This photo provided by Showbox shows Thai director Banjong Pisanthanakun of "The Medium." (Showbox)
More and more South Korean film producers and investors have been participating in multinational film projects in recent years, backed by the country's reputation as a rising powerhouse in the global cinema scene.
The upcoming horror film "The Medium" is a collaboration of South Korea and Thailand, drawing attention for the teamwork of horror masters of the two countries -- Na Hong-jin of "The Wailing" (2016) and Banjong Pisanthanakun of "Shutter" (2004).
Na, who wrote the original story of the show, led the Korean-Thai project as a producer, along with Korean production studio Northern Cross and distributor Showbox.
He asked Pisanthanakun to take the helm of the movie in Thailand, with local cast members including actors Narilya Gulmongkolpech and Sawanee Utoomma.
CJ ENM, the entertainment unit of South Korean conglomerate CJ Group, is producing the drama film "Broker" (working title), which is now in post production, with Japanese auteur Hirokazu Kore-eda.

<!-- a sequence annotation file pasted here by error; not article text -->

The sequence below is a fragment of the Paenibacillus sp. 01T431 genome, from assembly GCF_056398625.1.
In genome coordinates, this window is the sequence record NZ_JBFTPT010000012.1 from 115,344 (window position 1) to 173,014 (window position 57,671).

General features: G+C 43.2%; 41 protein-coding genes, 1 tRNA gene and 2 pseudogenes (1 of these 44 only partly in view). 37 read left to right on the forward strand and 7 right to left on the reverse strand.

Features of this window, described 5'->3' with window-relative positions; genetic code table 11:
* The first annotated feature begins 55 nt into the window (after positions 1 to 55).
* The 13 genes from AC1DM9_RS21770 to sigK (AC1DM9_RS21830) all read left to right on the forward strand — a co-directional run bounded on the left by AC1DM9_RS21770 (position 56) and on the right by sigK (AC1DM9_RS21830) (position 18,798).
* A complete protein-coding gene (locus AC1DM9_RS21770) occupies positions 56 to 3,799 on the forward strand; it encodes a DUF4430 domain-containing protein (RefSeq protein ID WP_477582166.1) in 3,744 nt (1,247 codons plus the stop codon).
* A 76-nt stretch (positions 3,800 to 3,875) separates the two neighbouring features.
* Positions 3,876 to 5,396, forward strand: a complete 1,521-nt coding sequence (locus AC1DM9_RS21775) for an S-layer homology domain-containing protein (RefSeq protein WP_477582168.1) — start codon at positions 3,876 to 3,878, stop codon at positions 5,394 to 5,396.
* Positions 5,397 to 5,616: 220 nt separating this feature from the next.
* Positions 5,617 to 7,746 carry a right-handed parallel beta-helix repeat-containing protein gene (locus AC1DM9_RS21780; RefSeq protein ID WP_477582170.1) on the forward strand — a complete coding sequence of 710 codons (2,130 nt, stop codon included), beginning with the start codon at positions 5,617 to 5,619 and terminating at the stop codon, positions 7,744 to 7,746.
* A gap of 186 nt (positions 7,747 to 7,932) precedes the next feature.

It is the first time that the Japanese director, who won Cannes' Palme d'Or for "Shoplifters" in 2018, has taken the helm of a Korean-language project financed and produced by Korean firms.
Many Korean silver screen actors, including Song Kang-ho, Kang Dong-won and Bae Doo-na, star in the film.
In addition, Kazakh-Russian filmmaker Timur Bekmambetov participated in the production of the Korean romantic comedy "Longdi" by Korean studio 12 Journey.
Bekmambetov has directed and produced a number of hit movies, including the action thriller "Wanted" (2008) and the mystery thriller "Searching" (2018).
It is not new for Korean filmmakers, especially prominent directors, to participate in big-budget film projects led by American and British film studios.
Cannes-winning Bong Joon-ho directed the adventure movie "Okja" (2017), which was produced by Plan B Entertainment in the United States and presented by Netflix.
Star director Kim Jee-woon made his US debut with the action thriller "The Last Stand" (2013) after getting a call from Hollywood. Kim gained worldwide recognition after the actioner "The Good, The Bad, The Weird" (2008) and the thriller "I Saw the Devil" (2010).
But in recent years, an increasing number of Korean filmmakers are playing a leading role in developing and producing film projects, recruiting foreign directors and actors.
Korean cinema has entered its heyday and has drawn global attention for recent cinematic achievements, like the Oscar and Palme d'Or winning "Parasite" and Youn Yuh-jung of "Minari," who became the first South Korean to win an acting Oscar. (Yonhap)